Like the view from the summit of a 14er or the finish line of your first trail race, the best rewards are those that took some effort. Such was my recent trip to the Isle of Mull off the west coast of Scotland in the Inner Hebrides. After picking up a car in Edinburgh, I drove (on the left side of the road) west on narrowing, winding roads through open countryside and beside long lochs.
A view from the drive through the Loch Lommond & The Trossachs National Park, Scotland
Though the port town of Oban where I would catch my ferry to Mull is only 120 miles from Edinburgh, the trip became more of a journey than expected. Edward Abbey would have approved: "May your trails be crooked, winding, lonesome, dangerous, leading to the most amazing view." It was!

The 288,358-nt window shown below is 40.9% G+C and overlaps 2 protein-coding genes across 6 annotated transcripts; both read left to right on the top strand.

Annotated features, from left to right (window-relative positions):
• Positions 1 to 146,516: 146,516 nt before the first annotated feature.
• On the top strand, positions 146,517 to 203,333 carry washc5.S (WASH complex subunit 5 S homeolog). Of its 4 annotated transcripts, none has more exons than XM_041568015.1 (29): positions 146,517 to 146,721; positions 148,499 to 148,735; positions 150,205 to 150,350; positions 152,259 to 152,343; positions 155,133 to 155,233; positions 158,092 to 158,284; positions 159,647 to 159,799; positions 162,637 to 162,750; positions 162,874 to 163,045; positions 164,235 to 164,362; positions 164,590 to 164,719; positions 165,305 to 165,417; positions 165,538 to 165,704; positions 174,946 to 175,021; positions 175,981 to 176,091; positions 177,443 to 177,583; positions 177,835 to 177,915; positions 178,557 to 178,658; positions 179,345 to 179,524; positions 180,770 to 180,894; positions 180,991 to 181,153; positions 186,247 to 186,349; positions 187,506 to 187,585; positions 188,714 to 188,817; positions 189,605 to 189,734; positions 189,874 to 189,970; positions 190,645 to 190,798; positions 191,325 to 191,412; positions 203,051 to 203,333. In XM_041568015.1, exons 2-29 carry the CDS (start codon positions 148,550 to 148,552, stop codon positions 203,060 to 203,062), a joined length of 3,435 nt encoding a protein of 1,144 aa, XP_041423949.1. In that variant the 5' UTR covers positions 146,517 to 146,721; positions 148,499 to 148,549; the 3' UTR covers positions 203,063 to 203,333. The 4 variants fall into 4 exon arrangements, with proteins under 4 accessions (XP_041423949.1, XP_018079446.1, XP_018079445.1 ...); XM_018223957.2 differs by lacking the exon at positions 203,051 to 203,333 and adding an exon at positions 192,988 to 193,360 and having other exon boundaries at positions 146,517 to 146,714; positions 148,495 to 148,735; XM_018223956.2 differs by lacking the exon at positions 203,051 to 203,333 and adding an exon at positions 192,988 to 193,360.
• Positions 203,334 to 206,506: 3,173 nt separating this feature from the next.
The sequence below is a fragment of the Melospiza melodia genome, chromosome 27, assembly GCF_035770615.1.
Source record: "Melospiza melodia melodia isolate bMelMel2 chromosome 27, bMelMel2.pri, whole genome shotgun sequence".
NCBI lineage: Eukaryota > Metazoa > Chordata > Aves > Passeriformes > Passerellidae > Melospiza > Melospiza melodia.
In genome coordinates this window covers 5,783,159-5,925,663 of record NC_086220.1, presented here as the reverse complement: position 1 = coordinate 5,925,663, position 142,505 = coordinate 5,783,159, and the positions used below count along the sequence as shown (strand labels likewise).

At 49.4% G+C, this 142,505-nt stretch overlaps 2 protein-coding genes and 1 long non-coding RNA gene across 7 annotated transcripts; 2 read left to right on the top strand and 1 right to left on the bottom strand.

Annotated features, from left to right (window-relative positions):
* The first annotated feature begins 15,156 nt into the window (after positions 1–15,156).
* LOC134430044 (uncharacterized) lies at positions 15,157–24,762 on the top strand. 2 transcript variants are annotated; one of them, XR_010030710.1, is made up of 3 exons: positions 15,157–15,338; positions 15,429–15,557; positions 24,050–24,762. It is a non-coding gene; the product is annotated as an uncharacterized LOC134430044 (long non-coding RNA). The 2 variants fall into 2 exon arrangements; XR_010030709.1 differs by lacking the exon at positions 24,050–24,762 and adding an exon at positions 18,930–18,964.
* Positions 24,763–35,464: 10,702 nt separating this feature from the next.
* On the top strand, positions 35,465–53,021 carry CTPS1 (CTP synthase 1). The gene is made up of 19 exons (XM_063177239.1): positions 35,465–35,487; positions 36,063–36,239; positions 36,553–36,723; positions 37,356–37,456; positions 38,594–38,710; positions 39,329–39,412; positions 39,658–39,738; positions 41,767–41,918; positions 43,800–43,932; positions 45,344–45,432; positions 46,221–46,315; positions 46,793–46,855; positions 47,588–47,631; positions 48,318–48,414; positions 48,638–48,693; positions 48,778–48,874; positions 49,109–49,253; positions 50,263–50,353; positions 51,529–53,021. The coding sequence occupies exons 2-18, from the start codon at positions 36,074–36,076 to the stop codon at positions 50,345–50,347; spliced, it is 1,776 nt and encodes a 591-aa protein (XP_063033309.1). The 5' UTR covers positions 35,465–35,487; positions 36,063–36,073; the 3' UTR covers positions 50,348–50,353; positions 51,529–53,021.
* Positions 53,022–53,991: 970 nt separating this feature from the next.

After a four hour drive - you can't not stop and take pictures! - I eventually arrived in Oban for the 45-minute ferry ride to Craignure.
Parting view of Oban from the Caledonian MacBrayne ferry.
November is not a busy time of year for the Isle of Mull. The height of the tourist season winds down by the end of October and many of the shops and restaurants were closed for the season. I however thoroughly enjoyed the quiet and solitude in what felt like a very distant part of the world.
The road on the southern most point of the island is only one-lane wide with pullout points for oncoming traffic.
A magical view of island Iona in the distance. To reach Iona, it's another short ferry ride from Fionnphort.
The Isle of Mull offers numerous hiking opportunities, spectacular views, and the chance to see some incredible wildlife like otters, white-tailed eagles, and whales. If you go - especially in the off-season - bring groceries and other supplies with you as many of the shops have shortened hours.